Competition in the pharmaceutical sales industry is fierce! What separates the successful sales reps from the mediocre? The ability to consistently close the sale.
You won’t get what you want if you don’t ask for it. In the closing phase of the sales meeting, there is a certain amount of pressure involved in getting the business you want. To a novice sales rep, this can feel awkward, but it doesn’t have to. Remember, if your product meets the client’s needs, you have earned the right to ask for their business!
Avoid the Soft Close
Maybe you have a client who is already purchasing your product. Hanging on to current business is just as crucial as landing new clients. A common soft sales close: “Thank you for your ongoing support.” While letting clients know that you appreciate their continuing to purchase our product, saying thanks isn’t enough. Always remember that there are similar products on the market, and your client could be swayed in another direction. Close the sale by offering updates on why your product is still the best, remind the client of the value they receive from the transaction, and leverage your relationship as another reason to continue the sales partnership.
Similarly, after introducing your product, it isn’t enough to ask, “Do you feel comfortable prescribing X?” Ask for what you actually want! Ask for them to make a change. Instead, trying asking, “Based on all the benefits of X over Y, will you prescribe our product X instead?”
Avoid the soft close. Be direct and go after what you came for!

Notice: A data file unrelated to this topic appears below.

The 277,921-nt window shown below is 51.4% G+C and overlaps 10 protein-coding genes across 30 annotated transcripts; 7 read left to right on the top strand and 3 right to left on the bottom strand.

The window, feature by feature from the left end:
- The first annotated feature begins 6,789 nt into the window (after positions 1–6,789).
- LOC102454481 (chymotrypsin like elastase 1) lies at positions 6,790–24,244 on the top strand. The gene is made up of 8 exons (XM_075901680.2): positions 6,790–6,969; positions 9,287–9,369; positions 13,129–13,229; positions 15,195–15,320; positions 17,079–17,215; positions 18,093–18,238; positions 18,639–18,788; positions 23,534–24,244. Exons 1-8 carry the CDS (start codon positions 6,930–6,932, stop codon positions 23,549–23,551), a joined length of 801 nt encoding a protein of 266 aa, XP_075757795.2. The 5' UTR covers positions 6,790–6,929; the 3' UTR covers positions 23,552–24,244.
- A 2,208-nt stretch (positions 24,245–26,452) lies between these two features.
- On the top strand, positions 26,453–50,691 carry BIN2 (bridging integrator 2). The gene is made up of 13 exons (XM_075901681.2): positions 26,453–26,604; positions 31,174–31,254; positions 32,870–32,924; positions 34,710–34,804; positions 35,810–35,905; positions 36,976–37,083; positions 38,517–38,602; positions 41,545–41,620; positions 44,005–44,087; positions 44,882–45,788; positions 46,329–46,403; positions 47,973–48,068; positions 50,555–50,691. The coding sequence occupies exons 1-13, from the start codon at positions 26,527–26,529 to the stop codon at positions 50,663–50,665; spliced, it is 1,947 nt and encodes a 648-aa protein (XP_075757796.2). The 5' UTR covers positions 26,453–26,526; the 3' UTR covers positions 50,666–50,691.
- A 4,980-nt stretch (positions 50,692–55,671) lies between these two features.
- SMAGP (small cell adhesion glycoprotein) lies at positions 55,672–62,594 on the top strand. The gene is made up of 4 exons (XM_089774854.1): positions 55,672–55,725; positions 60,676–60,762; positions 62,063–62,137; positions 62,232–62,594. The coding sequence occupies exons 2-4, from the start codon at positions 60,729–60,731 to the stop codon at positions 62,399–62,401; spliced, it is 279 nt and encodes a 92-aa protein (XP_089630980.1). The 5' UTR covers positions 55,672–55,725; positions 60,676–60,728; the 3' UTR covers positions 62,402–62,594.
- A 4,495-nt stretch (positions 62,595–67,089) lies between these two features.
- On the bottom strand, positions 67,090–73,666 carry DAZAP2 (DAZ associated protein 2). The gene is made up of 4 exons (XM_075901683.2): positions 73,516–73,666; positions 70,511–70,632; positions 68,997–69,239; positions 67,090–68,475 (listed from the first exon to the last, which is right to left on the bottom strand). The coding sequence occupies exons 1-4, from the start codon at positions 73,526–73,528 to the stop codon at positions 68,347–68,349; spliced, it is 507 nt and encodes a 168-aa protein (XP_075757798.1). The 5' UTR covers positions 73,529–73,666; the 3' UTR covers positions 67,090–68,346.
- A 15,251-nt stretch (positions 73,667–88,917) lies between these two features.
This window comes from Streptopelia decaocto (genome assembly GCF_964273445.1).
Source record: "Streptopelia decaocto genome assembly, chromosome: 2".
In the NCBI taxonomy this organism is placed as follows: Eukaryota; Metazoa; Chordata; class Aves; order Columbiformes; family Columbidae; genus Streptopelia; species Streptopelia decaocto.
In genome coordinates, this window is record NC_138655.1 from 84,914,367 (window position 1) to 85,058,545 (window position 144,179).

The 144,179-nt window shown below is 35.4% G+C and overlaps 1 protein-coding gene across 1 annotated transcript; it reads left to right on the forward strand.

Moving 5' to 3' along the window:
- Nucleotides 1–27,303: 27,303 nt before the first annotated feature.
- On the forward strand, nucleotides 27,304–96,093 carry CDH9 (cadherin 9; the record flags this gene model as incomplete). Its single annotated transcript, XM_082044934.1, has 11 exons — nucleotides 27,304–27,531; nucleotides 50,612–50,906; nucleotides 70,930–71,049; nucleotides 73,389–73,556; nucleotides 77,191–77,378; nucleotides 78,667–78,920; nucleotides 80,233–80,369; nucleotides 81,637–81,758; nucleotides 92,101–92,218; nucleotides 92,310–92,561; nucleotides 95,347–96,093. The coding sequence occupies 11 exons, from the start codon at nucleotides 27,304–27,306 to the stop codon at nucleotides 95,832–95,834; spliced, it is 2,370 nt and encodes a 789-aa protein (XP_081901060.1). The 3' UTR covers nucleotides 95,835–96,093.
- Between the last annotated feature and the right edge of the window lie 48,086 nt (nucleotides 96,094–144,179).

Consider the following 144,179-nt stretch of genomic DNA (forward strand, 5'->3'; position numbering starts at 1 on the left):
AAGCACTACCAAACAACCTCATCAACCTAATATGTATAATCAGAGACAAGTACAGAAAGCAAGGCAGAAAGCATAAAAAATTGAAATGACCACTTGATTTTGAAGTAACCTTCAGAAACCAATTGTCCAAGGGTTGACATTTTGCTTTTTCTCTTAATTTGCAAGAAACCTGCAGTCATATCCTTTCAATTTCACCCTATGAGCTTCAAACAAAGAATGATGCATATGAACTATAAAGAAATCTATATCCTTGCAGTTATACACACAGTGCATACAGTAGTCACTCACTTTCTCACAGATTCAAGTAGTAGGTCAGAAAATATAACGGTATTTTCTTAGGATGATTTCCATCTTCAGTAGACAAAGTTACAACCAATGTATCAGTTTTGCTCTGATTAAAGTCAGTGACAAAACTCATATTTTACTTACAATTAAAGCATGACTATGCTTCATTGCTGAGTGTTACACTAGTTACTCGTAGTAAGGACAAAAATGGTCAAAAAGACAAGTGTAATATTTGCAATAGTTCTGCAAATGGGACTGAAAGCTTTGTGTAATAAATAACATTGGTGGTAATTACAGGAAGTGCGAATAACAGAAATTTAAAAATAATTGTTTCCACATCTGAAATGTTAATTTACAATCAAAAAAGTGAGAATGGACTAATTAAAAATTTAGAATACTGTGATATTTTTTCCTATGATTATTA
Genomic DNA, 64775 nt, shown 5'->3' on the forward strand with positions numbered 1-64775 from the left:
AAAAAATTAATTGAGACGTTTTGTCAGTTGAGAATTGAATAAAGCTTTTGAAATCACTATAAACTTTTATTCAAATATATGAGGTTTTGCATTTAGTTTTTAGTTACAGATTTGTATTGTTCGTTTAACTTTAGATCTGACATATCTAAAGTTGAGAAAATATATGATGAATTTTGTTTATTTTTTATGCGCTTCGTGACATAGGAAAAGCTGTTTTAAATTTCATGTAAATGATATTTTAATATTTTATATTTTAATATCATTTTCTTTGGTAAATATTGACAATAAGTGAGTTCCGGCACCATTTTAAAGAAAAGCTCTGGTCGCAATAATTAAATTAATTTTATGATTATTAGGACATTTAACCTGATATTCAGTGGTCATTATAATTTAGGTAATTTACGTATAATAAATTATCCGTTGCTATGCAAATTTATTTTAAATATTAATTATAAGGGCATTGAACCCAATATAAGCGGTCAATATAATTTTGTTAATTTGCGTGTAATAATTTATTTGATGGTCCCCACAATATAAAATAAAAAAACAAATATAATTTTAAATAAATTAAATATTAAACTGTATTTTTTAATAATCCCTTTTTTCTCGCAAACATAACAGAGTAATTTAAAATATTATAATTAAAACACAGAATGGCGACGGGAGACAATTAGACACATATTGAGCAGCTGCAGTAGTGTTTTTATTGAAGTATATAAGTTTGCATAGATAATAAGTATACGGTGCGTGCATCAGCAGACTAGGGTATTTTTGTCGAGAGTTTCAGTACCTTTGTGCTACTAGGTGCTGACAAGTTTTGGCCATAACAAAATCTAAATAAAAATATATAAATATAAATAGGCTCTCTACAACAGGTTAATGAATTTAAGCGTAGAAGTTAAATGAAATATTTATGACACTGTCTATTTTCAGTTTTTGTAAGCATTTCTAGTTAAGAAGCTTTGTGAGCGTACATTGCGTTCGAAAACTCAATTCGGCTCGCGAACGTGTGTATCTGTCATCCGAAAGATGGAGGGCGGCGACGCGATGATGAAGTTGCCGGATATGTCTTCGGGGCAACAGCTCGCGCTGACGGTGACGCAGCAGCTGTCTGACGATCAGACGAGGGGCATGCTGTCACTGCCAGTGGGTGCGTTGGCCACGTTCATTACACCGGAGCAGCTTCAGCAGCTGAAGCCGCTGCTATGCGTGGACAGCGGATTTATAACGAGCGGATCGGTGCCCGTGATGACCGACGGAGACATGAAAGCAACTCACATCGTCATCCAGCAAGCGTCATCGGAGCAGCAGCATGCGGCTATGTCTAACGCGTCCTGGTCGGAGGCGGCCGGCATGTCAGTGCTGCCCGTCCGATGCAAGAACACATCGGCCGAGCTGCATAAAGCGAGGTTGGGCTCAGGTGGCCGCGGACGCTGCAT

5 Strategies for Closing Pharma Sales
Closing a sale because of a lucky break is great, but sooner or later your luck will run out. What you need to develop is a strategy for consistently closing sales. Take the guesswork out of it and make a game plan. Follow these steps to increase your potential to close the sale every time.
1. Create a Problem-Solution
People are motivated to buy things when they believe they need them. You have to create the need. Start by considering your product’s benefits. Who will it help and how? Use this information to work backward: what problem does your product solve? Get creative. You want to advertise your product as life-changing to close a deal.
As you begin to close, paint your client a picture. Describe the problem in detail, and outline how your product is the solution to that problem. In this scenario, the doctor is the ‘hero’. They will become the problem-solver when they purchase your product.
2. Explicitly State the Value
A key misstep many pharma sales reps make is assuming that the value of the product and the transaction is obvious or implied. Never assume. You are the expert on your product, so clearly restate your product’s values during the close of your sales pitch. This short summary should highlight why your product is unique and useful. Will it save money? Help specific clientele? Avoid being vague, be specific as you can about your product’s benefits. This is especially important given how many similar drugs may be out there on the market. Highlight your product’s superiority so that there’s no doubt in your client’s mind that you’re selling them the highest quality pharmaceuticals.